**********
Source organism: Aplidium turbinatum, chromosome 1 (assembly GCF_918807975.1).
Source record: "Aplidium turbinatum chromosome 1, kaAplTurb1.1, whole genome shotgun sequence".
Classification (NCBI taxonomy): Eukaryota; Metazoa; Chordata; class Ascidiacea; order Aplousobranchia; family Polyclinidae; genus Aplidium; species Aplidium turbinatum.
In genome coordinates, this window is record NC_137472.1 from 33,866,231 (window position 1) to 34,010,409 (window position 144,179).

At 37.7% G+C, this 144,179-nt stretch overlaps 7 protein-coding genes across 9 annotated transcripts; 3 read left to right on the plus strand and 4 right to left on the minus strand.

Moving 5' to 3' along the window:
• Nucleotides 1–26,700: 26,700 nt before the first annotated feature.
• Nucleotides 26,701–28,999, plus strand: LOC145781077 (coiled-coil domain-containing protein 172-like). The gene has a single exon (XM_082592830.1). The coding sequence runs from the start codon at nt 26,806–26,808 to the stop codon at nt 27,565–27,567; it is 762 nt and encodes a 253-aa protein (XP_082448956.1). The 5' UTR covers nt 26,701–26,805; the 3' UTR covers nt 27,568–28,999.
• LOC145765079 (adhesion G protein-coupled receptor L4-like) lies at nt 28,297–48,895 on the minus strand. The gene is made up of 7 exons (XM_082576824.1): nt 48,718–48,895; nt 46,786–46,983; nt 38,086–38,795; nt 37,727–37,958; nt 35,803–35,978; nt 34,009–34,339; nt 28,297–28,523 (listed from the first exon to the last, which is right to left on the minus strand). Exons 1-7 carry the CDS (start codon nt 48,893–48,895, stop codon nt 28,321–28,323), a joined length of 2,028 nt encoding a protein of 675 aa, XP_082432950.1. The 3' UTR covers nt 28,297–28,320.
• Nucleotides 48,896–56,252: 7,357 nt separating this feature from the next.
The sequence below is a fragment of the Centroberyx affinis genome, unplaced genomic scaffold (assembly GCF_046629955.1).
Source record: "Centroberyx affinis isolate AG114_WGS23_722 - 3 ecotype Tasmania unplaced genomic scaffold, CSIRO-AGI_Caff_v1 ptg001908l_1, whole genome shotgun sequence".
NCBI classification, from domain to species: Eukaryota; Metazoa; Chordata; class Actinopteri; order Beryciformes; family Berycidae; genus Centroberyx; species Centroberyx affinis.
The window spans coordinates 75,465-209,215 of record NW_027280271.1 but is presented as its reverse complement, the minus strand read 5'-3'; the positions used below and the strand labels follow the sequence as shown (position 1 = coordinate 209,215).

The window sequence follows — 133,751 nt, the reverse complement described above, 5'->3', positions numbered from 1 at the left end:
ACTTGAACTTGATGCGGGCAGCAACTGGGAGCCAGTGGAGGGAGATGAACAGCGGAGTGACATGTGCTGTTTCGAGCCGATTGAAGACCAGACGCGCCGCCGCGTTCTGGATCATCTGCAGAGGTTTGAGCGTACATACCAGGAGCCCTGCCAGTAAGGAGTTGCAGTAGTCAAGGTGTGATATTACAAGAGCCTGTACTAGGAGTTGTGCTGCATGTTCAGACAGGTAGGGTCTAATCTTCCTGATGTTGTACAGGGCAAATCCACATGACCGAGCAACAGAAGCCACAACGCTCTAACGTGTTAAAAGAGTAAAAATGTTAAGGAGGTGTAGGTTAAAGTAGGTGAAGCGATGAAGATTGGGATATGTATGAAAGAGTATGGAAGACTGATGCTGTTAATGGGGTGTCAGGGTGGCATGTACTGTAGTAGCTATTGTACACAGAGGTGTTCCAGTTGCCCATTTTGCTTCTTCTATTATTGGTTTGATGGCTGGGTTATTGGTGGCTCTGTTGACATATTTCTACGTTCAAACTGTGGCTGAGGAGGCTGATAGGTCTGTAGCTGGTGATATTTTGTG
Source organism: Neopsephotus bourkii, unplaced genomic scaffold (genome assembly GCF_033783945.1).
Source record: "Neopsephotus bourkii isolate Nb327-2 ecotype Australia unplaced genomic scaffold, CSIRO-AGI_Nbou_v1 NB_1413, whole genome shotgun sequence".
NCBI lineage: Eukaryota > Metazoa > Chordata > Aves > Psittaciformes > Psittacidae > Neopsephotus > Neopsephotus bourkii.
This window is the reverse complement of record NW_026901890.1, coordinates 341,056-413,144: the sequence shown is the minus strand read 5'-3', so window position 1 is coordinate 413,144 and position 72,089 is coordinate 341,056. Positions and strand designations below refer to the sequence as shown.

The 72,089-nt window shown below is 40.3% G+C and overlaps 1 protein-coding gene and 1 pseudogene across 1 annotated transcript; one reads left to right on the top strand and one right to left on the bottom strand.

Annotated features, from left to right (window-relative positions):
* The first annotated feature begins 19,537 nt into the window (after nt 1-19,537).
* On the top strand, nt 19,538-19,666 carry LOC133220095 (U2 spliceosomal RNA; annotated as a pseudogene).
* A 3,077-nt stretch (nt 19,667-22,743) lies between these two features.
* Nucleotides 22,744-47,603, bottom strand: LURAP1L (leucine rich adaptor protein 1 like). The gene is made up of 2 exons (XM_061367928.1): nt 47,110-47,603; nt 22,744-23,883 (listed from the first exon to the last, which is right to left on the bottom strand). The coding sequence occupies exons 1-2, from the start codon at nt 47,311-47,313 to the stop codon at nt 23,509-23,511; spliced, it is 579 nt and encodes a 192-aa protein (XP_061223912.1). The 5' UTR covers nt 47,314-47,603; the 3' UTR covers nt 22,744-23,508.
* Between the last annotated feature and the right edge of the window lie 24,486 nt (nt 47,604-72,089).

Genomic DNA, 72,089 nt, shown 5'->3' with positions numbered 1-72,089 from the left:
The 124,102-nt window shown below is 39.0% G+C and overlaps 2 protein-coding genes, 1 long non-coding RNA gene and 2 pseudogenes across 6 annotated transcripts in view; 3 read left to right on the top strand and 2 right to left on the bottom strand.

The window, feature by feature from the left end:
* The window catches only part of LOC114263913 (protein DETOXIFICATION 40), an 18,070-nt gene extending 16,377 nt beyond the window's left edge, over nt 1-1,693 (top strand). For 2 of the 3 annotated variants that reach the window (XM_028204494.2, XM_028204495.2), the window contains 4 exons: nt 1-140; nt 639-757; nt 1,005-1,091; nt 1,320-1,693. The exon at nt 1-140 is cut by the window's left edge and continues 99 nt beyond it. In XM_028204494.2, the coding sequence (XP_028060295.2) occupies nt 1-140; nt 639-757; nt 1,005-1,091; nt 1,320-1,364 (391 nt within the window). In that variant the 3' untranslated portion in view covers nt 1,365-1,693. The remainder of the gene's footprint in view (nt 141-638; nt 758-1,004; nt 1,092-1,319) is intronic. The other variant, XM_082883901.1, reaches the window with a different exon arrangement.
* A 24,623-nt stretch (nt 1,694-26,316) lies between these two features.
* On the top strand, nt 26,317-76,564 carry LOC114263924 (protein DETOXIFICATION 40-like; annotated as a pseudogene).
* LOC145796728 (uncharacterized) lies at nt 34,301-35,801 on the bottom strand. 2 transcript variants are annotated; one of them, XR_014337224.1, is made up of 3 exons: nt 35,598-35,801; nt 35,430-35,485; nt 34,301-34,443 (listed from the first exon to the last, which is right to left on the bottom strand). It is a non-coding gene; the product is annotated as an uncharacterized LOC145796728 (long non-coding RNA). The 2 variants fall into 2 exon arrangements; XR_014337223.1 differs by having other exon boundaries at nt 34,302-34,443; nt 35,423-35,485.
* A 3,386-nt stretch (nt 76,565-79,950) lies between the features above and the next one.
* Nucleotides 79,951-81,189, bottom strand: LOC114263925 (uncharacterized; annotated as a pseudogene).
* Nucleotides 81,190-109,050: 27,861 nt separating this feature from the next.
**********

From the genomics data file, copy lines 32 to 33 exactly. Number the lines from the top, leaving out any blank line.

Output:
* A 24,623-nt stretch (nt 1,694-26,316) lies between these two features.
* On the top strand, nt 26,317-76,564 carry LOC114263924 (protein DETOXIFICATION 40-like; annotated as a pseudogene).